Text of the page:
How a Higher Price Makes You More Competitive
February 7, 2020
I was with a videographer the other day who I’ve had multiple visits with on his pricing.
“I raised my prices again,” he said. He went on to talk about the benefits he received from that move, including weeding out clients who aren’t a great fit.
“It’s made me more competitive, too.” That comment raised my eyebrows, as most entrepreneurs think higher prices make you less competitive, not more.
“How has higher pricing made you more competitive?” I asked.
“It’s gotten me into larger companies. The larger corporate clients I want to do business with see me as a serious player. They look at me and see me as a real company, which is what I am.”
If you’re a small business or solopreneur trying to break into corporate clients, pricing as a marketing signal becomes very important.
The rationale of keeping your price low because it’s “easier” for a corporate buyer to hire you is flat out wrong. Buyers inside corporations are invariably risk adverse. They fear missing the deliverable date on the project they’re working. They fear the project getting screwed up by the vendor they hire, thereby incurring the wrath of not only of their boss, but the boss’s boss, who comes down on both of them. Beyond looking incompetent, a bad decision could cost them a promotion or even their job.
This is one place where consultants, speakers, and other professional services providers get mixed up on what constitutes “value.” You are so used to getting beat up by nickel-squeezing small business buyers that by the time you start breaking into the corporate space, you don’t understand what’s valued.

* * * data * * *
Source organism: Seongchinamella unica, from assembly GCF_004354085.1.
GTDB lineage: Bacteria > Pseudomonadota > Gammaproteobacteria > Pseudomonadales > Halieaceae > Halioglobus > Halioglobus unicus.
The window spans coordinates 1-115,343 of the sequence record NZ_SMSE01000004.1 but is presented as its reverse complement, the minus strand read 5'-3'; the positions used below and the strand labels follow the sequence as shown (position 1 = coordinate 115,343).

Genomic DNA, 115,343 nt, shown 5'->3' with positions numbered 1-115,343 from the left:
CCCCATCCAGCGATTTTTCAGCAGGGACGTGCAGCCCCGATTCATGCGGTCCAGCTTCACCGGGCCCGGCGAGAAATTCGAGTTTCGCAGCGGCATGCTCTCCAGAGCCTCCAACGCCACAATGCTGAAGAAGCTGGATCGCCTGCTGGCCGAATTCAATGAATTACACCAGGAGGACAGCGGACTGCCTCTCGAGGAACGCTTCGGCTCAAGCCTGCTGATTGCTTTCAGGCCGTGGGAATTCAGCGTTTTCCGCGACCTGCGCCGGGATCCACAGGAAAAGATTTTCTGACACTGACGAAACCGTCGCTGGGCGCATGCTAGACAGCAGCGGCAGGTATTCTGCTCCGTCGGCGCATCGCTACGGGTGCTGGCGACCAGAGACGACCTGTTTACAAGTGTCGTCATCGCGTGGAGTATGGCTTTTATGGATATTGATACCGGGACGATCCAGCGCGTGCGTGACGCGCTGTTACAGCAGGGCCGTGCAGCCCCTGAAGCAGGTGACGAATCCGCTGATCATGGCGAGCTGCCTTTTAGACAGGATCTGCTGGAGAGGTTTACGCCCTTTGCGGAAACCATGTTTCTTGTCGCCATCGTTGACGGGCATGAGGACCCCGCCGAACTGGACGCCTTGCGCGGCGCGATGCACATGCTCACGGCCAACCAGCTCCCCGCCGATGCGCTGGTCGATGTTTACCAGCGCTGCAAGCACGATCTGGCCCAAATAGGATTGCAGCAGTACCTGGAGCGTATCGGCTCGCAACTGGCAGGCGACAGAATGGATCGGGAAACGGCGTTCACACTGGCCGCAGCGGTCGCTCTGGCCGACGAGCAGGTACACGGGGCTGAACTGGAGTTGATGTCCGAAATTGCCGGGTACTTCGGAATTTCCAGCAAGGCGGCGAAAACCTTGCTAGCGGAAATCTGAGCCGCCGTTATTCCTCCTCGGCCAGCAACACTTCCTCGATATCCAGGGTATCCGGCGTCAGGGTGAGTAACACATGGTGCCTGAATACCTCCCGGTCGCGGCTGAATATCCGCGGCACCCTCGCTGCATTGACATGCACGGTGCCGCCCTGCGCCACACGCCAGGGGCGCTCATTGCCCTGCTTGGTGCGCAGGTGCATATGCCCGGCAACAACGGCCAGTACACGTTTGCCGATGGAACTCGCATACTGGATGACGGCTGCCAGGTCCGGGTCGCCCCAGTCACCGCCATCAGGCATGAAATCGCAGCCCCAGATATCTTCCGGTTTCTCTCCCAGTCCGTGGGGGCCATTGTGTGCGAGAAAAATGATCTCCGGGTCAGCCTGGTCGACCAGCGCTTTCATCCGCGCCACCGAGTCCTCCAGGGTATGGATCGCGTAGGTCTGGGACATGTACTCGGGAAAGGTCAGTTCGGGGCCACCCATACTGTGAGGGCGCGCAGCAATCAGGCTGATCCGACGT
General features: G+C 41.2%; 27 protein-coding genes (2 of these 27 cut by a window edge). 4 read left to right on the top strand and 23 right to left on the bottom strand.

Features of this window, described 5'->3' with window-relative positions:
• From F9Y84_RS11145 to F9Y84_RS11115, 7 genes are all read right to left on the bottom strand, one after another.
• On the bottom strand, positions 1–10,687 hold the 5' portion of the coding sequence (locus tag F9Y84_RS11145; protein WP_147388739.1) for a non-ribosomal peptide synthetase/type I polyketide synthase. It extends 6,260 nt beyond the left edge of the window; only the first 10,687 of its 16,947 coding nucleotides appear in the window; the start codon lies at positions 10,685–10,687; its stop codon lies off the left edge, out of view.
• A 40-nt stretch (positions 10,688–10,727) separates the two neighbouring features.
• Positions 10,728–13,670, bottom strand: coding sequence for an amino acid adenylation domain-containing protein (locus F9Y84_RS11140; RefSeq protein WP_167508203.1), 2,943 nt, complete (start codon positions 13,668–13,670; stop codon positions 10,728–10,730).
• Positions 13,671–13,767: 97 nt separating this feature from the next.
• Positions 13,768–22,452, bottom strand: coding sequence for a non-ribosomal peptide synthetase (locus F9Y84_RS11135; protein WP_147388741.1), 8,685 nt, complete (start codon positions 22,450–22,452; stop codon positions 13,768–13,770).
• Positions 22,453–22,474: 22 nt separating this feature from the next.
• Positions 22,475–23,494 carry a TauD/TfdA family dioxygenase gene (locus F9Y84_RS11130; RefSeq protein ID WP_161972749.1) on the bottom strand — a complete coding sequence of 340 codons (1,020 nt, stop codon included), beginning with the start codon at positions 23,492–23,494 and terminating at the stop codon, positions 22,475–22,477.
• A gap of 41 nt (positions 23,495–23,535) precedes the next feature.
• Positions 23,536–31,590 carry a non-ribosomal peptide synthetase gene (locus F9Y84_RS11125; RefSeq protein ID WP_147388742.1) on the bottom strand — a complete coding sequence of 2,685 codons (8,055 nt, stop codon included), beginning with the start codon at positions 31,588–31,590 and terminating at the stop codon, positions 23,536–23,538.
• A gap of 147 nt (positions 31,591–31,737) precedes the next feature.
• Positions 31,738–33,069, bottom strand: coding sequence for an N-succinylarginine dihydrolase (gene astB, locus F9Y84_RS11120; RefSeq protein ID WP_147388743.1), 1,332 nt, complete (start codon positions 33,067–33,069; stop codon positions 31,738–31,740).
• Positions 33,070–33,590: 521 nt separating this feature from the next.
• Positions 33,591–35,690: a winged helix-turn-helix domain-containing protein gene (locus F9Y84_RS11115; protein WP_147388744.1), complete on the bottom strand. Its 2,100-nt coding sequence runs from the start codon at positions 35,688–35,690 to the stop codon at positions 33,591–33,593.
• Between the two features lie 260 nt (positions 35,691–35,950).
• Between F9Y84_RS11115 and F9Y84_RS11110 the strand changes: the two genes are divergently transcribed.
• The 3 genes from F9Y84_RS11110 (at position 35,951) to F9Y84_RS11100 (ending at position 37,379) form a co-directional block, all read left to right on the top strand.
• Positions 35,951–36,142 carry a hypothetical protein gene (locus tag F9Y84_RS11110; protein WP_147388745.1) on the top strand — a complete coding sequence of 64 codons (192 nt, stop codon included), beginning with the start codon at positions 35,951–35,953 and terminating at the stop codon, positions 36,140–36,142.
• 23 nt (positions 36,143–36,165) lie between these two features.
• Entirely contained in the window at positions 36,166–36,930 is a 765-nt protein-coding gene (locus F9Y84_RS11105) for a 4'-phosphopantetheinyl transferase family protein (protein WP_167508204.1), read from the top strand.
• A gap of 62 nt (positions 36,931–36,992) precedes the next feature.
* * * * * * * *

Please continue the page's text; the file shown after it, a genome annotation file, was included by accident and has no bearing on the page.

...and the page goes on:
For a corporate buyer, there’s value in reliability, in knowing the project will not just get done, but will be done according as agreed upon and completed on time. Value comes in knowing a vendor has the resources to get and keep the project on track. There’s value in experience and reputation, evidenced in other corporate engagements successfully completed.
By the way, it’s true for your best-fit clients among small businesses, too. The best ones—the ones you want to do business with—don’t have time to penny pinch. They’ve got big goals and they need vendors who can deliver.
I not suggesting that price is unimportant. Price is always a consideration. Price, though, is just one factor as a risk-adverse corporate buyer also weighs reliability, resources, experience, and reputation. It’s all these characteristics which make you competitive in the corporate market.
©Ray Business Advisors, LLC and John Ray
About me: I’m enthusiastic about how changes in pricing strategy can significantly change profitability for a business and enhance life choices for business owners. I live this passion through Ray Business Advisors, my outside CFO and business advisory practice, in which my pricing is exclusively value-based, not hourly. I work with business owners on how they can change their pricing not just to increase their profits, but better serve the wants of their customers. Click here to learn more or call me at 404-287-2627.